Lieutenant Colonel Graham distinguished herself by exceptionally meritorious conduct in the performance of outstanding service during the period November 1967 to August 1968 while serving as Chief, Nursing Service, 91st Evacuation Hospital, 43rd Medical Group, 44th medical Brigade in the Republic of Viet Nam.

In this position Colonel Graham was responsible for the entire nursing service for an active four hundred bed inpatient and outpatient medical complex. She personally controlled and coordinated all nursing care, and through her diligence and close supervision, the admission, treatment and disposition of patients were handled in an expeditious and efficient manner.

During the enemy's Tet Offensive and other mass casualty situations, she was continually present and worked tirelessly in organizing and directing all nursing activities. Her meticulous attention to detail and astute planning ensured the smooth functioning of her staff during these critical periods.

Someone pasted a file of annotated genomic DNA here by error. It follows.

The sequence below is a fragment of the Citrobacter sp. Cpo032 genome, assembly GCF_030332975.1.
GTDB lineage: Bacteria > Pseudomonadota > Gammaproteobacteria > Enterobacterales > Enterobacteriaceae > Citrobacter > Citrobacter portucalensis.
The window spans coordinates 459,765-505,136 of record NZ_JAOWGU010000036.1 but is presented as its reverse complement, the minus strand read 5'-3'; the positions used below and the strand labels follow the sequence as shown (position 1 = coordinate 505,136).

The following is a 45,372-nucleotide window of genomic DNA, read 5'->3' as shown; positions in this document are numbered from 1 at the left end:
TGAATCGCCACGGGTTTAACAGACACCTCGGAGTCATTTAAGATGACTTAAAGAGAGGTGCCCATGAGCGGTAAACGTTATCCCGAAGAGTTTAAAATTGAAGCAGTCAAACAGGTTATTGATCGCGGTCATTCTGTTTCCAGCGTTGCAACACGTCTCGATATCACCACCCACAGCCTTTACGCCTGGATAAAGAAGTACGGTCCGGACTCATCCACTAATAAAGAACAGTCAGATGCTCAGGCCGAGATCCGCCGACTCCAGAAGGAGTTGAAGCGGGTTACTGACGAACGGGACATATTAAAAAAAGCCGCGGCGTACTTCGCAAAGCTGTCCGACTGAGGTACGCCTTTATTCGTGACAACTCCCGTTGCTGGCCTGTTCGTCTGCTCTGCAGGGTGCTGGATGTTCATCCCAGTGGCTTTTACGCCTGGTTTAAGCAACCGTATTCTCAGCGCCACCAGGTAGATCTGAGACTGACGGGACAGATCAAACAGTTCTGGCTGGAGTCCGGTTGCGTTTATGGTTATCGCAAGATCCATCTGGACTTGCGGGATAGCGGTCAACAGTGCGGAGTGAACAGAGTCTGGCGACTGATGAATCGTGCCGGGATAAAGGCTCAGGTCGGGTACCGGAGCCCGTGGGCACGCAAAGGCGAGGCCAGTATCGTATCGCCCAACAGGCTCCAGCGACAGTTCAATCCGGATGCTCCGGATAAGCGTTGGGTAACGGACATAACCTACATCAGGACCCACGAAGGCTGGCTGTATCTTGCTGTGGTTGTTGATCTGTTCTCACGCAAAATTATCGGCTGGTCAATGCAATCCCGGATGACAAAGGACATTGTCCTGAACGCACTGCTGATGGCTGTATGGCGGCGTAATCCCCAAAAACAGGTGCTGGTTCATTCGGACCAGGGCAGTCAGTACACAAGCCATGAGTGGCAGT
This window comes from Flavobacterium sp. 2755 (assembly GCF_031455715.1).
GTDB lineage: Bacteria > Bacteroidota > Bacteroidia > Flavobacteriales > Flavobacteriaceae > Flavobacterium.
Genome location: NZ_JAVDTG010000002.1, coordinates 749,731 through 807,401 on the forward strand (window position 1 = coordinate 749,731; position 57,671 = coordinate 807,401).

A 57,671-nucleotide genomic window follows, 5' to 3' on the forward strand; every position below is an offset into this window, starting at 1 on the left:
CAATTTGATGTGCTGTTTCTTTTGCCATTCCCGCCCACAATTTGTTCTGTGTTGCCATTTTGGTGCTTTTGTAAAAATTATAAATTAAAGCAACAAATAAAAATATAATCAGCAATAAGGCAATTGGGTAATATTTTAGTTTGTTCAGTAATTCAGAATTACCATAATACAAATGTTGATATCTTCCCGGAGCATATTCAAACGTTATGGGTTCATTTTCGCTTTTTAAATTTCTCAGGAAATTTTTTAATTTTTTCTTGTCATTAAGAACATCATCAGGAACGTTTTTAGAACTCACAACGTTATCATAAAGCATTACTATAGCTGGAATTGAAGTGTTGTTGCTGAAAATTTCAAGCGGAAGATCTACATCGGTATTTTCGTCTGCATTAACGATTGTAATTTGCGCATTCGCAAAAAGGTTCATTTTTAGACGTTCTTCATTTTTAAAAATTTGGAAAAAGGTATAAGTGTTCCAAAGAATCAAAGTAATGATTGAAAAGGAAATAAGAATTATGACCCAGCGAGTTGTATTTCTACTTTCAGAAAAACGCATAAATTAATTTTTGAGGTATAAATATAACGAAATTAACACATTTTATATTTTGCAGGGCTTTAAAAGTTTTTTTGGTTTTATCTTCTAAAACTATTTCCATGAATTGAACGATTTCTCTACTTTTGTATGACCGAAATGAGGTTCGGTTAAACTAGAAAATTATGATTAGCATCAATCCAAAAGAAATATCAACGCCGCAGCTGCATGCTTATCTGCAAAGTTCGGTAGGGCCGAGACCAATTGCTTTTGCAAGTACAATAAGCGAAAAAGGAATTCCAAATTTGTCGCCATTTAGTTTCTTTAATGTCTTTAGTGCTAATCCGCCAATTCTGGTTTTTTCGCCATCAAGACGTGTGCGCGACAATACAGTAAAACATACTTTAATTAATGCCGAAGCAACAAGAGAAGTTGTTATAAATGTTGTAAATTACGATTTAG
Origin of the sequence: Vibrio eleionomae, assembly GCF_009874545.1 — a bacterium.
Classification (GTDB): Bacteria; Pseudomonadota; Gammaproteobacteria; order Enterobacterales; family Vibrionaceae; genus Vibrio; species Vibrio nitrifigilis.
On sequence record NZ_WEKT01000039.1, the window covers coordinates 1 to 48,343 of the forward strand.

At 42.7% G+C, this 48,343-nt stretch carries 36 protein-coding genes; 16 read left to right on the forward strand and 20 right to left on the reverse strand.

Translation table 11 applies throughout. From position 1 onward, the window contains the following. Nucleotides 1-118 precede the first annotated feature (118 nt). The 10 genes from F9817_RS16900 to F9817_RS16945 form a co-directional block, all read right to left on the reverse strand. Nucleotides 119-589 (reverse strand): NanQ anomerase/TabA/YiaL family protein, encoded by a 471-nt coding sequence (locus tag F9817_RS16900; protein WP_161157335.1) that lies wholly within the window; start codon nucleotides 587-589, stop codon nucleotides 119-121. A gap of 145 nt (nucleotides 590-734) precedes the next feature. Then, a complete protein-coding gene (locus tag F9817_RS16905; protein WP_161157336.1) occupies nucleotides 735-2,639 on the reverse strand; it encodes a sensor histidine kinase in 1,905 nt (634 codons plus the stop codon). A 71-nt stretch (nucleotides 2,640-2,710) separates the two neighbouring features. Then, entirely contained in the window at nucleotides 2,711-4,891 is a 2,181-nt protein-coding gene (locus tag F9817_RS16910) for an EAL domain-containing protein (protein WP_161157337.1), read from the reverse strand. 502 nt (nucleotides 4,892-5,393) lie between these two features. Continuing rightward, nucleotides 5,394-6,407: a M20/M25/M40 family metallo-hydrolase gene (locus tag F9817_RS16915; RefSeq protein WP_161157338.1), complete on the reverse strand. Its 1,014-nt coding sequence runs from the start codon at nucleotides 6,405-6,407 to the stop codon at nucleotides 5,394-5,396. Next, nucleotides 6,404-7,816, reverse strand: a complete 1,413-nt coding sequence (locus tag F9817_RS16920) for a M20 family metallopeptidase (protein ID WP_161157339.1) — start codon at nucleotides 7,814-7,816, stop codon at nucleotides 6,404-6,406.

Colonel Graham developed and implemented a comprehensive and intensive training program of instruction for ward personnel, which significantly enhanced the technical ability of her staff. Displaying a sincere interest in the welfare of the Viet Namese civilians, she often spent her off duty hours visiting the nationals who, as innocent victims, suffered the consequences of the war.

Through her forceful leadership, keen foresight and unrelenting determination, Lieutenant Colonel Graham contributed immeasurably to the medical support mission in the Republic of Viet Nam. Her professional competence and outstanding achievements were in keeping with the highest traditions of the military service and reflect great credit upon herself, her unit and the United States Army [47].

Original references not available.

Compiled by: 
Phoebe Pollitt